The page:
Co. spokespersons and presidential spokespersons
had no comment.
Happenings ...
. . .are of the agdio-visual variety today. The
Young Workers Liberation League presents a pro-
gram on the National Independence movements in
Portugal and Angola including a movie about the
latter at 730 p.m. in the dining room of Joint
House Co-op, 917 S. Forest . . . The Vietnam War
documentary, "Hearts and Minds," will be screened
at 7 and 9 p.m. courtesy of the Ann Arbor
Teach-In in MLB Auditorium 3 . . . and Hillel
offers an Israeli flick, "Sallah," with English sub-
titles, 8 p.m. at 1429 Hill St.
Pencil pusher
Marvin "Muzzy" Musgrave was bored when he
retired. He needed a hobby to fill his leisure time
and so decided to tell people about pencils. Mus-
grave, 67, has gathered close to 40,000 pencils in
37 years of collecting. And now he and his wife
Edna travel about the country telling "The Story
of Writing Sticks." Musgrave's oldest pencil is
attached to a dance card dated July 24, 1847, in
Hamburg, Germany.
"
Doggie delivery
Bank tellers at the United Missouri Bank of Blue
Valley in Kansas City say that Bourbon, a 6-year-
old St. Bernard, is their best customer. At eight
every morning, Bruce Clevenger gathers the pre-
vious day's cash receipts at his service station,
puts them in a bank pouch, hands it to Bourbon
and says "Go to the bank." The dog dutifully trots
to the bank-some 100 yards away. "We see her
coming about halfway and we let her in the back
door," says one teller. "She's the only customer
we have who doesn't comlain."
A
Dagwood and Blondie
Dagwood and Blondie Bumstead, the long time
favorites of national comic strips, have now
emerged as the heroes of the working masses in
capitalist countries. The Dagwoods' new-found pop-
ularity, according to the Soviet Journal Za Rube-
zhom, is due to the fact that "the worries and
concerns of Dagwood and his wife are shared by
tens of, millons of workers in the countries of
capital." The Journal reports that the working class
can identify with the "cruel reality" that invades
the limited little world of the Dagwood family.
Watch out Ralph Nader.
O
Who's who
The bodies of two elderly women were placed in
each other's coffins and one was buried under the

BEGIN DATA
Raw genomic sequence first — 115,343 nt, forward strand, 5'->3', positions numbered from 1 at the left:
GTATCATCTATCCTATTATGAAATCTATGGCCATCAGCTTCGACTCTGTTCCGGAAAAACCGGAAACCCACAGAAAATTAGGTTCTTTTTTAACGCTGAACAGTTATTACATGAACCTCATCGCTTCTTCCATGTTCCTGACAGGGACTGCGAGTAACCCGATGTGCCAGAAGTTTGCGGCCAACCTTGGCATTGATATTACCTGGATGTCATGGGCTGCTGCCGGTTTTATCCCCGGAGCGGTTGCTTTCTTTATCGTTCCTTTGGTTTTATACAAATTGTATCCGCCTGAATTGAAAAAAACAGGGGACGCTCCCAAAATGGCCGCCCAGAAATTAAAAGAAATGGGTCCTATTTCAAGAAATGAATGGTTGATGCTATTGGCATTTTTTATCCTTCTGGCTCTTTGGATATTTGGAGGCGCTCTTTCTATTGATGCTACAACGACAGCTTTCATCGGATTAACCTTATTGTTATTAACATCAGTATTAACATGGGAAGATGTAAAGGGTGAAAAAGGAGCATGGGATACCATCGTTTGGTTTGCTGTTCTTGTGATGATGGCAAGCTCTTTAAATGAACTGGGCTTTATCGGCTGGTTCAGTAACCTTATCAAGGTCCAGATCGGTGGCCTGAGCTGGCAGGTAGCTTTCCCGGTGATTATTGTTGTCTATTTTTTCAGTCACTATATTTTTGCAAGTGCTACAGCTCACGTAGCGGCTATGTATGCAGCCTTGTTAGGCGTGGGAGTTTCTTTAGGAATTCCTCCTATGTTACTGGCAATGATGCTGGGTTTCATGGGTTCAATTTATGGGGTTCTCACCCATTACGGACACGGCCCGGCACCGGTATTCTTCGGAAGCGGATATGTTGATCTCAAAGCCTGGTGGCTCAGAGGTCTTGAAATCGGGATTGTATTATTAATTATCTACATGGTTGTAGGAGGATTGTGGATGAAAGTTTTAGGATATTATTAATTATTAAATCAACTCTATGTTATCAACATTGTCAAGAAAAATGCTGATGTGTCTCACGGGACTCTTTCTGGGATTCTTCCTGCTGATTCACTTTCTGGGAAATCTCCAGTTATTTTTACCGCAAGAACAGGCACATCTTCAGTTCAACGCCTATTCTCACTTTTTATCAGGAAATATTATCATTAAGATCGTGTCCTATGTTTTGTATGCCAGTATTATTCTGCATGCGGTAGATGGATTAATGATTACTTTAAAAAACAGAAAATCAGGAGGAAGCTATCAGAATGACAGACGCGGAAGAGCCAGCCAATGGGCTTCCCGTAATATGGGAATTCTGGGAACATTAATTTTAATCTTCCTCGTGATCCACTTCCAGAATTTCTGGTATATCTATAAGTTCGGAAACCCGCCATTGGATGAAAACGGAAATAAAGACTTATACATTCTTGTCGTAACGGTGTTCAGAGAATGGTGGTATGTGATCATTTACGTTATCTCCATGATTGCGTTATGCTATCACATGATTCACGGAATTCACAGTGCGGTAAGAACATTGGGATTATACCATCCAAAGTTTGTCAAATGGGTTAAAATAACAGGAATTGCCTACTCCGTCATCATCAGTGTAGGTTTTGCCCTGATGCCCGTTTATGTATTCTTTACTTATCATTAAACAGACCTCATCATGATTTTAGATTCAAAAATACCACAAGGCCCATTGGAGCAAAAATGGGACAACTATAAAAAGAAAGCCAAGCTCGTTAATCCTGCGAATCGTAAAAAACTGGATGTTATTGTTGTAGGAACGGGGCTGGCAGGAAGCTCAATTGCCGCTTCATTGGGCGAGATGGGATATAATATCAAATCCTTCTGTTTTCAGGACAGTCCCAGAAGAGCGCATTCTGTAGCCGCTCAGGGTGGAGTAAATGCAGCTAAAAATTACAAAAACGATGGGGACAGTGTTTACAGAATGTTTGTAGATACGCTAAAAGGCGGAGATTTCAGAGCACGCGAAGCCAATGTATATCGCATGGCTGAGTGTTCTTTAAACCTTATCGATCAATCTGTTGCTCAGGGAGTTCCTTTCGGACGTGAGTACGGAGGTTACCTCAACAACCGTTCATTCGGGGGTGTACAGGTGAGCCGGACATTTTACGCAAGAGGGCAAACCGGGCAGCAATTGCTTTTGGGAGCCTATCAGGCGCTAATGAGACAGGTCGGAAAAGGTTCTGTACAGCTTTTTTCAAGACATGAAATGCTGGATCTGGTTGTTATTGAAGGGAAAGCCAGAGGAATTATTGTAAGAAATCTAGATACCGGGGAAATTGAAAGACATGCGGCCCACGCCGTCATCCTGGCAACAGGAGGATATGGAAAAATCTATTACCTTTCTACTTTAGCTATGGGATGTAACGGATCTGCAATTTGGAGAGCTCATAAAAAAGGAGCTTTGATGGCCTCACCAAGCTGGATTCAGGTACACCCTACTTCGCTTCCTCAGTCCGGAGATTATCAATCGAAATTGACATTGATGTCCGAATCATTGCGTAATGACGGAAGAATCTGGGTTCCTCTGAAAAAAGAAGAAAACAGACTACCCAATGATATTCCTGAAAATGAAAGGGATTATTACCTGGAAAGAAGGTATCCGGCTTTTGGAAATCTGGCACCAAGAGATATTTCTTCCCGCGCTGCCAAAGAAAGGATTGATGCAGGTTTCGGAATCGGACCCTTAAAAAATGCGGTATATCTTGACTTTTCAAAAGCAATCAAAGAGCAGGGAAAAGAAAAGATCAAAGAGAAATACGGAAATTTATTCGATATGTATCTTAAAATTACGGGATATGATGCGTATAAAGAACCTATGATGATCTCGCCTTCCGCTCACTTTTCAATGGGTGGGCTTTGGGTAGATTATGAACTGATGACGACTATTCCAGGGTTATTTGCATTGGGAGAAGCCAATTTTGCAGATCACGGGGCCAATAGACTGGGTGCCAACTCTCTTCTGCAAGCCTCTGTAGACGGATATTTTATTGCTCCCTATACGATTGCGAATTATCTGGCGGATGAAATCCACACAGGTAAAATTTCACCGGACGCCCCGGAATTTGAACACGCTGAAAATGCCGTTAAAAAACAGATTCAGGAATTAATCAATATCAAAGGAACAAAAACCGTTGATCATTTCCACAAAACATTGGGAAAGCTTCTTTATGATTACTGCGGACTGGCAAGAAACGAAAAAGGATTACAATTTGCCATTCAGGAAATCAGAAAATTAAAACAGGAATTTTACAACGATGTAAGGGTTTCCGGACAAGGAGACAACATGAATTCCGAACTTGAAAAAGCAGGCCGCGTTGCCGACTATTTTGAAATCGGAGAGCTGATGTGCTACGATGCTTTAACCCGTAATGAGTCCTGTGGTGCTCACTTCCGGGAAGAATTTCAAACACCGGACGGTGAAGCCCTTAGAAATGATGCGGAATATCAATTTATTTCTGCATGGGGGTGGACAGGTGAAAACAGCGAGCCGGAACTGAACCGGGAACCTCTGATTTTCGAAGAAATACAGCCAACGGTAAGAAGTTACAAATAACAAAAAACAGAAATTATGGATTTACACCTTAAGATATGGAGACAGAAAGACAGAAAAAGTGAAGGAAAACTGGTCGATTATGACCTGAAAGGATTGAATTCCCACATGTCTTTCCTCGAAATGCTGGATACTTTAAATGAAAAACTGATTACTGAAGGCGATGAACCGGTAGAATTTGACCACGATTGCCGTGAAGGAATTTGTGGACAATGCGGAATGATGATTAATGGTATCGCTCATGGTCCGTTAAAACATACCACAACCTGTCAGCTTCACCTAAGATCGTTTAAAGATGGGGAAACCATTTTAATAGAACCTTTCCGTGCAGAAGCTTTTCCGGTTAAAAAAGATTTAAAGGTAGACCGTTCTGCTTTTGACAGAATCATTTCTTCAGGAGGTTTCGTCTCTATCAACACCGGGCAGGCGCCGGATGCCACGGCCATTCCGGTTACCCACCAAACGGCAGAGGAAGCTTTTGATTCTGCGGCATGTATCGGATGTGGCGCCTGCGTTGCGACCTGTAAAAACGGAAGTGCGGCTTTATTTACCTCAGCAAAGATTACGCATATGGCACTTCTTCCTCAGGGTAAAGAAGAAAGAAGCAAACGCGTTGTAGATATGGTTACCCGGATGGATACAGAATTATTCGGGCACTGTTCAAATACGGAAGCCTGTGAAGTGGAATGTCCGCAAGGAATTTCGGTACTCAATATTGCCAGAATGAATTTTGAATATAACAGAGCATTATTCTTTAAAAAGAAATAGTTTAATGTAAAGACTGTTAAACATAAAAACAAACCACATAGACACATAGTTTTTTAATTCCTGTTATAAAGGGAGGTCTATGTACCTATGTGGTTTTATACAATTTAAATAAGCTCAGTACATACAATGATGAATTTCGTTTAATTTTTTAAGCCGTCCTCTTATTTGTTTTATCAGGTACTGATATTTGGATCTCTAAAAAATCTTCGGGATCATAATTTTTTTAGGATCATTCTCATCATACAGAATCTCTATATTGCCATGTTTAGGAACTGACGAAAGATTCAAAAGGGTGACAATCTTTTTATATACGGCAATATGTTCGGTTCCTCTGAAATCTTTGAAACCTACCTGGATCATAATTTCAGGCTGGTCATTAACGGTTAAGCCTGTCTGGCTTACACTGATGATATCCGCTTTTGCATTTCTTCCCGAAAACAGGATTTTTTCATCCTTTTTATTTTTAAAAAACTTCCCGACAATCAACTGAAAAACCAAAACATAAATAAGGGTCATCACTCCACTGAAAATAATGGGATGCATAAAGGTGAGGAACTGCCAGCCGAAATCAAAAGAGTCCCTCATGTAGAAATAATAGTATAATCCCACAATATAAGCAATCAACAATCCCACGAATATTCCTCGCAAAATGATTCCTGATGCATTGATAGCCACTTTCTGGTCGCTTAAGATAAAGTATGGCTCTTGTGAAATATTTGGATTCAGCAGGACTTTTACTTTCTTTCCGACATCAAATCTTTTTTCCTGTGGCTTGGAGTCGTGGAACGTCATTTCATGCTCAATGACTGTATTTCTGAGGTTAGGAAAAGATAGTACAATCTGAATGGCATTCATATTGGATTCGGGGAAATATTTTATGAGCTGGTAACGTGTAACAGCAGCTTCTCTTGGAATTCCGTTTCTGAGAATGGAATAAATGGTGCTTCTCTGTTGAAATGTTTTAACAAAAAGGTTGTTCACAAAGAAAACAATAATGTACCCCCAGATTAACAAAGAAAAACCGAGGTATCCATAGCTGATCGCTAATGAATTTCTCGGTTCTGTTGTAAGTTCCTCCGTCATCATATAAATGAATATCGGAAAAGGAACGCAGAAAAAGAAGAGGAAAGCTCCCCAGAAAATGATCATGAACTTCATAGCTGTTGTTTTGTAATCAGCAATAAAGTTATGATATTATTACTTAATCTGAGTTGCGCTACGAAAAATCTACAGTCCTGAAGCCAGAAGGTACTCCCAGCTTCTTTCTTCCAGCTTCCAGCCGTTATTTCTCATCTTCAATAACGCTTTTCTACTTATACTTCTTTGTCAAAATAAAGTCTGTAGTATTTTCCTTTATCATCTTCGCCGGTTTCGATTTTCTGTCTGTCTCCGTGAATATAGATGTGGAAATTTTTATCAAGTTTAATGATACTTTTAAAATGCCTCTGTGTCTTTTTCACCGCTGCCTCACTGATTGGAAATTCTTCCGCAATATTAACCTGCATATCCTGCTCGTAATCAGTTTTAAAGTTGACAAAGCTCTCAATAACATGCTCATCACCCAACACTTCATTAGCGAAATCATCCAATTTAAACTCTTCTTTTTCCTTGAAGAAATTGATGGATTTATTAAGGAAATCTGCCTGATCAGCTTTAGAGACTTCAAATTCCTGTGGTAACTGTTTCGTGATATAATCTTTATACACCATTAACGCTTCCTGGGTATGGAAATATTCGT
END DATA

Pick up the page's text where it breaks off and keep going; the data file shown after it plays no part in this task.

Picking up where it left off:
wrong tombstone as the result of a mixup between
two Philadelphia funeral homes this week. On
Wednesday, relatives of 91-year-old Marie Entriken
went to view her body at Valvardi Funeral Home
and realized they were looking at the wrong corpse.
Relatives of the other woman, who were not identi-
fied, didn't notice anything was amiss even though
they viewed Entriken's body. "It really wasn't the
undertaker's fault," said one of Entriken's rela-
tives. "I blame the other family. They didn't even
know their o n mother."
On the inside .. .
. . . Editorial Page features Cathy Reutter's
story on the mediation service which tries to solve
landlord-realtor disputes . . . Arts Page has Mark
Friedlander's bridge column . . . and Mike Wilson
previews today's clash between the Wolverines
and the Wildcats of Northwestern.
.

26

busted

on

drug

charges

NYC escapes
de fault with
teachers' help
From Wire Service Reports
NEW YORK - The nation's largest city survived its closest
brush to date with financial disaster yesterday, escaping default
barely an hour before,$453 million in debts had to be paid.
The reprieve was provided by the city's United Federation of
Teachers (UFT), which offered its pension fund to loan New York
the $150 million it needed. Despite strong pleadings from Democrat
Mayor Abraham Beame, President Ford yesterday repeatedly re-
fused to provide federal funds to help the beleagured metropolis.
INSTEAD, IT was Albert Shanker, UFT's militant leader, who
saved the Big Apple from default when he reversed himself and
asked three key trustees of his union's retirement fund to help

Largest
WANT
raid ever
By TIM SCHICK
and ROB MEACHUM
The Washtenaw A r e a
Narcotics Team (WANT)
yesterday nabbed 26 per-
sons for trafficking in her-
oin and cocaine in a mas-
sive raid marked by police
gunfire near City Tall.
Some 23 other suspects
are- still being sought by
WANT following the largest
bust in its controversial
four-year history.
THE RAID - Ann Arbor's
second in less than a month -
was made possible by what at-
thorities termed "a non-polce
source." The source bought an
undisclosed quantity of the
drugs, gathering evidence for
warrants against 49 persons on
75 counts of trafficking, all but
two for heroin.
Ann Arbor, Ypsilanti and
State Police began their ar-
rests at about 7 a.m. yesterday.
At 10:35 a.m., as officers were